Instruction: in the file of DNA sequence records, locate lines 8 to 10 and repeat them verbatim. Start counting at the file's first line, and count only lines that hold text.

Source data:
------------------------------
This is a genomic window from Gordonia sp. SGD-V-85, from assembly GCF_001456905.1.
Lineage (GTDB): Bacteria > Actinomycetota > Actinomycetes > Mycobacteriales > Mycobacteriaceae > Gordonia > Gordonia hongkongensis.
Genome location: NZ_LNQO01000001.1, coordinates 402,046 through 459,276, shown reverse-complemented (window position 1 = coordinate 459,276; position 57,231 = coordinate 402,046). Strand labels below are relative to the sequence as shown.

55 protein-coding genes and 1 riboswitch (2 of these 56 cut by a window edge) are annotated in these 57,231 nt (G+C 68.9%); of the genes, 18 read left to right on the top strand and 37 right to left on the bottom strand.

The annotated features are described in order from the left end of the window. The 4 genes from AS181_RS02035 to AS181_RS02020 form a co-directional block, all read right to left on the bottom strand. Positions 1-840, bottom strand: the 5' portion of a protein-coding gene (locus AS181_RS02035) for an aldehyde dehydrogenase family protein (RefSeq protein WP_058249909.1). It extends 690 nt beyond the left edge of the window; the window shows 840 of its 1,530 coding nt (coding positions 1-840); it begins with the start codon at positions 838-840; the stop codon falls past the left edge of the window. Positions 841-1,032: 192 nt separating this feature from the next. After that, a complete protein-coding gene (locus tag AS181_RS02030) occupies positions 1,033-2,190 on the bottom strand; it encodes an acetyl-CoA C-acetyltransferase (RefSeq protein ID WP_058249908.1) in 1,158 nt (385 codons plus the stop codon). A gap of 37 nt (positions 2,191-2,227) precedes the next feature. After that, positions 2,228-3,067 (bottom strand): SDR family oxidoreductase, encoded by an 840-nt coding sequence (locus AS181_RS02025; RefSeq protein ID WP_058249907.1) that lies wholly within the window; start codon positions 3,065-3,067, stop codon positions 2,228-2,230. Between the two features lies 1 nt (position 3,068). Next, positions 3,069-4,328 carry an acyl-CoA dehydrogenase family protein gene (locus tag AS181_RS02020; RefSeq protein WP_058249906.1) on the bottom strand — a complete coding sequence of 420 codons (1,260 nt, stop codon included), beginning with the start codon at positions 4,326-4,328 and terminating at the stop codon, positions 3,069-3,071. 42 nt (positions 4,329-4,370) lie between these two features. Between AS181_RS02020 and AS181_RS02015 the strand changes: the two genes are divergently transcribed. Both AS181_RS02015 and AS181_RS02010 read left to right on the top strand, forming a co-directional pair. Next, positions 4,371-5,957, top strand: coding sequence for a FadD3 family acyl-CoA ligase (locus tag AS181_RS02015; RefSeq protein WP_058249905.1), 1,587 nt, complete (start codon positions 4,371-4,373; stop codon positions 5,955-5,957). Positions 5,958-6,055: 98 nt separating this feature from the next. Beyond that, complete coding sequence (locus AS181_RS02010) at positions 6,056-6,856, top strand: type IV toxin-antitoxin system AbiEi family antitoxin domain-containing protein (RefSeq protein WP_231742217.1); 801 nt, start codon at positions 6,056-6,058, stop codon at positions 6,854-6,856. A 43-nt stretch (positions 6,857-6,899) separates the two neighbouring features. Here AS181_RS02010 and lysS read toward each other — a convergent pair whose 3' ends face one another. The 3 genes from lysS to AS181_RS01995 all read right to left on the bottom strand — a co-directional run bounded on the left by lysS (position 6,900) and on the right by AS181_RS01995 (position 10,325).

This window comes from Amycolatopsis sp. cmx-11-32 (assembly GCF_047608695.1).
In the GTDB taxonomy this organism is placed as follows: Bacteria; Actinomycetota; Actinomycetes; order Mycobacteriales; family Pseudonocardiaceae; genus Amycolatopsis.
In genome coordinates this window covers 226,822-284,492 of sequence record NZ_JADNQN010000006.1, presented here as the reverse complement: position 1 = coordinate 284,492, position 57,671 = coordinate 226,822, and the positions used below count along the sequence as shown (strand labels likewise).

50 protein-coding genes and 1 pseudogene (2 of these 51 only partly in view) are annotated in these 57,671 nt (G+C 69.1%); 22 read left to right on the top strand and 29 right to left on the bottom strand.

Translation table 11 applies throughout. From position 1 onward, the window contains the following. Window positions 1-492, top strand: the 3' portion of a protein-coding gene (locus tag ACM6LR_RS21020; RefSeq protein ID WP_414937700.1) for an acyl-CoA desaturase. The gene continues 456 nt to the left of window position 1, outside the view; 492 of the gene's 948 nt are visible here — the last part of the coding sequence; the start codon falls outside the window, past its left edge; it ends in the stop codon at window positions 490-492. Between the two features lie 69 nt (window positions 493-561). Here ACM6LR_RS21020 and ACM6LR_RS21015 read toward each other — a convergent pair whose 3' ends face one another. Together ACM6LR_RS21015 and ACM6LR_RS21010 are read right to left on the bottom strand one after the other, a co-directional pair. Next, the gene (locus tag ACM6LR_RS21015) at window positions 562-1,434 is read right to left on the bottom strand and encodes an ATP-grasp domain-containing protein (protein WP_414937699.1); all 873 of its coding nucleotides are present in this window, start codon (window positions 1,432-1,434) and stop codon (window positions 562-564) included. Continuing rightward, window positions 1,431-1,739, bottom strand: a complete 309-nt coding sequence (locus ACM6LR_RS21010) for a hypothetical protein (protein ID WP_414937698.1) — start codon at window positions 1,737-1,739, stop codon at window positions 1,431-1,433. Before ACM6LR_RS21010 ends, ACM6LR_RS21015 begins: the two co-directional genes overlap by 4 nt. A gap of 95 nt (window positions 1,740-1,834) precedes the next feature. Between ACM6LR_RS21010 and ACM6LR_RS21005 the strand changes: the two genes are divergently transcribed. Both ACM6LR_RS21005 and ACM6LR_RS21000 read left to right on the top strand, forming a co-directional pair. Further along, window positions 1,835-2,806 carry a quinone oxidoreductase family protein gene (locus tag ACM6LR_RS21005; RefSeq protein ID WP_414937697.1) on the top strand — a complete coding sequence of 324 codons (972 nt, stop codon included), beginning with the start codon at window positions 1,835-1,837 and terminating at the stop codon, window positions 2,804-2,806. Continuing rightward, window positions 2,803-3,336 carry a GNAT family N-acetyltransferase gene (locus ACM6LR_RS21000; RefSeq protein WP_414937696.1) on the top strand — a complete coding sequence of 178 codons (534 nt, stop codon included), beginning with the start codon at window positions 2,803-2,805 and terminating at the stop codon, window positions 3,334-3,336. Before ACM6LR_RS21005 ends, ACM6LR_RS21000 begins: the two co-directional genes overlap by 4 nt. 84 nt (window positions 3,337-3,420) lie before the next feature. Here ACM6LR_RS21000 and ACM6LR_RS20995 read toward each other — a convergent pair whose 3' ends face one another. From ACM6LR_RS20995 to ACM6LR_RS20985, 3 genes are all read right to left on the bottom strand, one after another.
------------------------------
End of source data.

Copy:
In genome coordinates this window covers 226,822-284,492 of sequence record NZ_JADNQN010000006.1, presented here as the reverse complement: position 1 = coordinate 284,492, position 57,671 = coordinate 226,822, and the positions used below count along the sequence as shown (strand labels likewise).

50 protein-coding genes and 1 pseudogene (2 of these 51 only partly in view) are annotated in these 57,671 nt (G+C 69.1%); 22 read left to right on the top strand and 29 right to left on the bottom strand.

Translation table 11 applies throughout. From position 1 onward, the window contains the following. Window positions 1-492, top strand: the 3' portion of a protein-coding gene (locus tag ACM6LR_RS21020; RefSeq protein ID WP_414937700.1) for an acyl-CoA desaturase. The gene continues 456 nt to the left of window position 1, outside the view; 492 of the gene's 948 nt are visible here — the last part of the coding sequence; the start codon falls outside the window, past its left edge; it ends in the stop codon at window positions 490-492. Between the two features lie 69 nt (window positions 493-561). Here ACM6LR_RS21020 and ACM6LR_RS21015 read toward each other — a convergent pair whose 3' ends face one another. Together ACM6LR_RS21015 and ACM6LR_RS21010 are read right to left on the bottom strand one after the other, a co-directional pair. Next, the gene (locus tag ACM6LR_RS21015) at window positions 562-1,434 is read right to left on the bottom strand and encodes an ATP-grasp domain-containing protein (protein WP_414937699.1); all 873 of its coding nucleotides are present in this window, start codon (window positions 1,432-1,434) and stop codon (window positions 562-564) included. Continuing rightward, window positions 1,431-1,739, bottom strand: a complete 309-nt coding sequence (locus ACM6LR_RS21010) for a hypothetical protein (protein ID WP_414937698.1) — start codon at window positions 1,737-1,739, stop codon at window positions 1,431-1,433. Before ACM6LR_RS21010 ends, ACM6LR_RS21015 begins: the two co-directional genes overlap by 4 nt. A gap of 95 nt (window positions 1,740-1,834) precedes the next feature. Between ACM6LR_RS21010 and ACM6LR_RS21005 the strand changes: the two genes are divergently transcribed. Both ACM6LR_RS21005 and ACM6LR_RS21000 read left to right on the top strand, forming a co-directional pair. Further along, window positions 1,835-2,806 carry a quinone oxidoreductase family protein gene (locus tag ACM6LR_RS21005; RefSeq protein ID WP_414937697.1) on the top strand — a complete coding sequence of 324 codons (972 nt, stop codon included), beginning with the start codon at window positions 1,835-1,837 and terminating at the stop codon, window positions 2,804-2,806. Continuing rightward, window positions 2,803-3,336 carry a GNAT family N-acetyltransferase gene (locus ACM6LR_RS21000; RefSeq protein WP_414937696.1) on the top strand — a complete coding sequence of 178 codons (534 nt, stop codon included), beginning with the start codon at window positions 2,803-2,805 and terminating at the stop codon, window positions 3,334-3,336. Before ACM6LR_RS21005 ends, ACM6LR_RS21000 begins: the two co-directional genes overlap by 4 nt. 84 nt (window positions 3,337-3,420) lie before the next feature. Here ACM6LR_RS21000 and ACM6LR_RS20995 read toward each other — a convergent pair whose 3' ends face one another. From ACM6LR_RS20995 to ACM6LR_RS20985, 3 genes are all read right to left on the bottom strand, one after another.